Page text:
Nobel Prize 2019 was awarded to John Goodenough, M. Stanley Whittingham and Akira Yoshino by Royal Swedish Academy of Sciences for the development of lithium-ion batteries enabling to enter into the society free from fossil fuel.
John B. Goodenough born in 1922, Jena, Germany holding the position at University of Texas, M. Stanley Whittingham born in 1941, United Kingdom holding the position at Binghamton University and Akira Yoshino born in 1948, Suita, Japan holding the position at Asahi Kasei Corporation, Tokyo, Japan and Meijo University, Nagoya, Japan will share the prize of nine million Swedish kronor (about $914,000 or €833,000) equally.
“This lightweight, rechargeable and powerful battery are now used in everything from mobile phones to laptops and electric vehicles… (and) can also store significant amounts of energy from solar and wind power, making possible a fossil fuel-free society,” the jury said.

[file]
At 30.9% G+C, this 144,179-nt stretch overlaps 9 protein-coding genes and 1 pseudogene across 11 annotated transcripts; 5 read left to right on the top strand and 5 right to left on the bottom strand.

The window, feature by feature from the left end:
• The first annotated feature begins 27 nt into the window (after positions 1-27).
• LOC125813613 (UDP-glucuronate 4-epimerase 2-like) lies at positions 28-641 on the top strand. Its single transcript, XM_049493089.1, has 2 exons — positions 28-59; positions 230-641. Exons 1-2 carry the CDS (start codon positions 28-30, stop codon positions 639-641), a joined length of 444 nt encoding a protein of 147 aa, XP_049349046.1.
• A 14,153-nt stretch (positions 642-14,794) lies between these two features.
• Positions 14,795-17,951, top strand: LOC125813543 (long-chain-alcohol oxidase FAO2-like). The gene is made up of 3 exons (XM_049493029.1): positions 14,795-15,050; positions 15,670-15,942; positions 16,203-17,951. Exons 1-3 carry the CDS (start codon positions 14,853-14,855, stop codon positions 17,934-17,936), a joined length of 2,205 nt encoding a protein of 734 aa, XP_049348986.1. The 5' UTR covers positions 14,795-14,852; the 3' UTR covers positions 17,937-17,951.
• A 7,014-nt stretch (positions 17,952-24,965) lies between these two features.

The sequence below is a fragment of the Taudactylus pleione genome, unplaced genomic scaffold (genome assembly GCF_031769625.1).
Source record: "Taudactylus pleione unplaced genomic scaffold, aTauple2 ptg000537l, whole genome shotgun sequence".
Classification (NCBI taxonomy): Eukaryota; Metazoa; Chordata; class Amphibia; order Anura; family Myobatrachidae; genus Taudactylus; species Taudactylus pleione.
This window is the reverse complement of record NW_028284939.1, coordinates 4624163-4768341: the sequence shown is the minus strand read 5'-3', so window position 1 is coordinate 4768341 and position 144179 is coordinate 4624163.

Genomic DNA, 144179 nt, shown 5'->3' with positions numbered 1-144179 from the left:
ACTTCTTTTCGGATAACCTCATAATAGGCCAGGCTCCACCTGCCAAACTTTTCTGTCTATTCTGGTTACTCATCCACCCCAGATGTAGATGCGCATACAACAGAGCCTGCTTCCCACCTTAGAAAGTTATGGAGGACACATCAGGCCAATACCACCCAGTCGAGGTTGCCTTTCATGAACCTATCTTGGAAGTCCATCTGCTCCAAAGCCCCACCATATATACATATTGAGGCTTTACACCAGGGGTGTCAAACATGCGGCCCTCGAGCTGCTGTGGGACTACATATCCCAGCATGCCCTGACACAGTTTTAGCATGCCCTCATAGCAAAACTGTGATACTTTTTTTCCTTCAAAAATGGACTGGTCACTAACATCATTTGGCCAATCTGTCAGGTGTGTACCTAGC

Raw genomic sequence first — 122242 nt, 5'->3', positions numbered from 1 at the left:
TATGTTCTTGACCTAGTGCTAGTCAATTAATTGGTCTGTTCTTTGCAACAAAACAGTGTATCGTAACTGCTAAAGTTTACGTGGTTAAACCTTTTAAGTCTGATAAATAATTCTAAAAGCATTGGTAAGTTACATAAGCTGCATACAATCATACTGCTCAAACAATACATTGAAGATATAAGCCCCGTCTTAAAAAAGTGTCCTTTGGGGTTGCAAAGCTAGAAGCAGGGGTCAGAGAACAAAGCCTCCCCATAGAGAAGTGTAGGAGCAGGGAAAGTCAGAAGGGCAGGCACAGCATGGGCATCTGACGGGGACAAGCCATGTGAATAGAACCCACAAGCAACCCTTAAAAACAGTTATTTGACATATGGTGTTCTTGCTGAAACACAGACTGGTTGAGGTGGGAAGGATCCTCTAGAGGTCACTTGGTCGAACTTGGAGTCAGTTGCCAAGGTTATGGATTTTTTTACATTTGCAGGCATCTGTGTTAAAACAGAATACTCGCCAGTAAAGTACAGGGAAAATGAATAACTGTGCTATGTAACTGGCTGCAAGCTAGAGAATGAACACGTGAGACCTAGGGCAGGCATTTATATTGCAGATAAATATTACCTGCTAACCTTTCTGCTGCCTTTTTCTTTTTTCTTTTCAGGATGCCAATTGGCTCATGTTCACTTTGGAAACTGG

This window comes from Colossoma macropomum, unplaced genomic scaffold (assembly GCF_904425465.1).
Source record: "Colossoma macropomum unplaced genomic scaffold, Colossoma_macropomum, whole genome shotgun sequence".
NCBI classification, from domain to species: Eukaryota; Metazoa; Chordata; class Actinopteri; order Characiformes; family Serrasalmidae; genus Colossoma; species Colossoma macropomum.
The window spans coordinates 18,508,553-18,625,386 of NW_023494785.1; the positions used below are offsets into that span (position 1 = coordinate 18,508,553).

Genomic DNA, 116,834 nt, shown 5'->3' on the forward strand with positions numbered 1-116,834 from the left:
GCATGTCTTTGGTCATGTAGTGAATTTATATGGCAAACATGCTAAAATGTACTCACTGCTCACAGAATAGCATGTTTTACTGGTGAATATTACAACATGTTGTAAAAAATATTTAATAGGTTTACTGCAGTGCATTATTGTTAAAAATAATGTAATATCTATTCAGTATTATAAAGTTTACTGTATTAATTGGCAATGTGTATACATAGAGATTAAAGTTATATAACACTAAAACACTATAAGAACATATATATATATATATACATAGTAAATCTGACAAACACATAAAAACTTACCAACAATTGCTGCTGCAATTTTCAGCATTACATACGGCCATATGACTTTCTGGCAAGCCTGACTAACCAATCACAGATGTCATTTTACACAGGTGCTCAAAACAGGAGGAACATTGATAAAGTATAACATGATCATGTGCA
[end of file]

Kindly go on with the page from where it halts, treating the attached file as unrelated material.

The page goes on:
Learn more about the 2019 #NobelPrize in Chemistry
— The Nobel Prize (@NobelPrize) October 9, 2019
“Lithium-ion batteries are a great example of how chemistry can transform people’s lives,” said Bonnie Charpentier, president of the American Chemical Society. “It’s wonderful to see this work recognized by the Nobel Prize.”
Stanley Whittingham, 77, a professor at Binghamton University, State University of New York, and one of the three winners, said that he always hoped lithium-ion technology would grow, “but we never envisaged it growing this far. We never imagined it being ubiquitous in things like iPhones.”
Noble Prize Announcement: https://youtu.be/rgdDPHh_5es